This report is part of a series by Feinstein International Center that examines the impact of armed conflict on civilian populations in northern Uganda and struggles for redress and remedy. Transitional justice mechanisms, including truth telling, reparation and prosecutions, are important processes that can help address past human rights violations and abuses, and can play a role in rebuilding the lives of the affected population and helping a country to move forward. To address the effects of the over two decades of armed conflict between the Government of Uganda (GoU) and Lord’s Resistance Army (LRA) rebel group, the Juba Peace Accords envisioned traditional justice mechanisms as instruments that could help address serious crimes and resulting harms suffered by civilians. However, after detailing the historical evolution of the traditional justice systems and the impact of the war on these systems, this study finds that traditional justice mechanisms are currently unable to fulfill these roles and are not being used to repair victims from harms suffered due to serious crimes committed by parties to the conflict. The report identifies and analyzes efforts by Langi traditional justice mechanisms to address serious crimes and violations committed during the conflict and their result¬ing harms and the reasons why they are unable to offer remedy. The report offers insights into implications for efforts to ensure victims’ rights to remedy and redress are upheld. This report is based on field work conducted with conflicted affected populations in Lango sub region, northern Uganda between the years 2009 – 2011. The Lango sub-region is home to approximately 2.13 million people and is among the sub regions most affected by the GoU and LRA war. We hope the findings of the study will contribute to inform larger transitional justice processes underway in Uganda, in part through addressing the realities and priorities of the affected population.

More info:

Categories:Types, Research
Published by: Feinstein International Center on Jun 11, 2013
Copyright:Attribution Non-commercial

Availability:

Read on Scribd mobile: iPhone, iPad and Android.
download as PDF, TXT or read online from Scribd
See more
See less

07/12/2013

pdf

text

original

 
Strengthening the humanity and dignity of people in crisis through knowledge and practice
Modern Challenges to raditional Justice:
Te Struggle to Deliver Remedy andReparation in War-Aected Lango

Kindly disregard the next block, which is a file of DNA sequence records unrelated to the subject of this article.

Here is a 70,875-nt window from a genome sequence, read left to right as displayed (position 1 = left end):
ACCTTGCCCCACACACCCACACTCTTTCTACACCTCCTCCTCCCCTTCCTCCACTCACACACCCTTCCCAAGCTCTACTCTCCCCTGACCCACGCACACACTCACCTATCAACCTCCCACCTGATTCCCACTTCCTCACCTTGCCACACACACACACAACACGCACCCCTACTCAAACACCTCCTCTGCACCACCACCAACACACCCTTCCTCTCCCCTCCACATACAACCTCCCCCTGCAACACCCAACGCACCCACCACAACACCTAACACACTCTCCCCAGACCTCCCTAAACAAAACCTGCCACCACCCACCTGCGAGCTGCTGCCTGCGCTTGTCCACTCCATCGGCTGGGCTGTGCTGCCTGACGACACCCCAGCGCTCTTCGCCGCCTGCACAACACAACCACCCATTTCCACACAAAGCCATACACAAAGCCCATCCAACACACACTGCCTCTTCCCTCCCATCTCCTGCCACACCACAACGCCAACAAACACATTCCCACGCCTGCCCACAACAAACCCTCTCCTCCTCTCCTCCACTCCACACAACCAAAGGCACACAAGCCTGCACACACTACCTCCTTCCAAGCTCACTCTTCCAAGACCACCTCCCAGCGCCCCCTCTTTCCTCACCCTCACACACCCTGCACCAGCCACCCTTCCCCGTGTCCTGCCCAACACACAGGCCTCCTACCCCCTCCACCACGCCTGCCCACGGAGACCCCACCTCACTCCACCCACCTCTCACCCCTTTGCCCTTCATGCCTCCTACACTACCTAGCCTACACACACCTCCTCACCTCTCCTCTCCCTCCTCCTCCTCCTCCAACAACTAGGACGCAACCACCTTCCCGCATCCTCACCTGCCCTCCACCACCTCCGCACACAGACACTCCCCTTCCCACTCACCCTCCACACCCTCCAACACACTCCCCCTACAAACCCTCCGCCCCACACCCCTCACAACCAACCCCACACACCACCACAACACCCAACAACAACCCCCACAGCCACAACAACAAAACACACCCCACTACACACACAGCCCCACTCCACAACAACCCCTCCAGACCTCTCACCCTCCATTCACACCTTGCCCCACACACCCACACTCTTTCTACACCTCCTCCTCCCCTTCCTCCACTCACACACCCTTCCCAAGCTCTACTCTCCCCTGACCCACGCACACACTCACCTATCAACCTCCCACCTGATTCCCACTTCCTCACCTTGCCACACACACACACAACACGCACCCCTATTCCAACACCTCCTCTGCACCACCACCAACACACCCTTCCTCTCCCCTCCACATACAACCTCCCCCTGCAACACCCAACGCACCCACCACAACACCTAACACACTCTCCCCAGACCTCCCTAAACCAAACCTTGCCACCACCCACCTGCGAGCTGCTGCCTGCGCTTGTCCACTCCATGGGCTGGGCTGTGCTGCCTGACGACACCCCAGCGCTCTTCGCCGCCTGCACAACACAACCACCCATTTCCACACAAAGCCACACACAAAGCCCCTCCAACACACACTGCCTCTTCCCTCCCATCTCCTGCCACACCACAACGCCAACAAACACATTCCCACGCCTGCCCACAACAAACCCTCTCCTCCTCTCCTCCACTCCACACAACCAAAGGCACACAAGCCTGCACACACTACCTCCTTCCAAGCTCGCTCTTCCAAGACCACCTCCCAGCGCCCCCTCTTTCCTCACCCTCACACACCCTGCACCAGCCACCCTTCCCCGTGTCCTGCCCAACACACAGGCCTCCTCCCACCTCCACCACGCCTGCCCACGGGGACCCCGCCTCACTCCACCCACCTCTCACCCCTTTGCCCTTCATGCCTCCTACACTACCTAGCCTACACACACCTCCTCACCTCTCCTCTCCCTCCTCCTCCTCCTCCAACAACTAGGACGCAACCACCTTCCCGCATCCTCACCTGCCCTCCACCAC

June 2013
eddy Atim and Keith Proctor 
 
©2013 Feinstein International Center. All Rights Reserved.Fair use of this copyrighted material includes its use for non-commercial educational pur-poses, such as teaching, scholarship, research, criticism, commentary, and news reporting.
Unless otherwise noted, those who wish to reproduce text and image les from this publica
 -tion for such uses may do so without the Feinstein International Center’s express permission.However, all commercial use of this material and/or reproduction that alters its meaning or
intent, without the express permission of the Feinstein International Center, is prohibited.
Feinstein International CenterTufts University114 Curtis StreetSomerville, MA 02144USAtel: +1 617.627.3423fax: +1 617.627.3428
c.tufts.edu
 
Suggested Citation
 Atim, eddy, and Keith Proctor (2013).
 Modern Challenges to raditional Justice: Te Struggle to Deliver Remedy and Reparation in War-Afected Lango
. Feinstein Interna-tional Center, uts University: Medord, USA.
 Acknowledgements
Te author grateully acknowledges organizations that supported the work: Comp-ton Foundation, and Rights and Democracy. I would also like to Tank Pro. DyanMazurana who supported the research and report process to its nality. Tank youor your tireless yet supportive role. I also thank Ariane Brunet or her support dur-ing eld research and analyses o the ndings. Te eld research would not havebeen possible without Howard Onyok who, as a research assistant to the project,helped in interviews and daily interaction in two study sites.Lastly, I would like to thank the people o the study sites or their openness and orgiving time to interact with the research team during the eld study.
Photo Credit 
Cover photo by Lily Korhonen

You're Reading a Free Preview

Download
/*********** DO NOT ALTER ANYTHING BELOW THIS LINE ! ************/ var s_code=s.t();if(s_code)document.write(s_code)//-->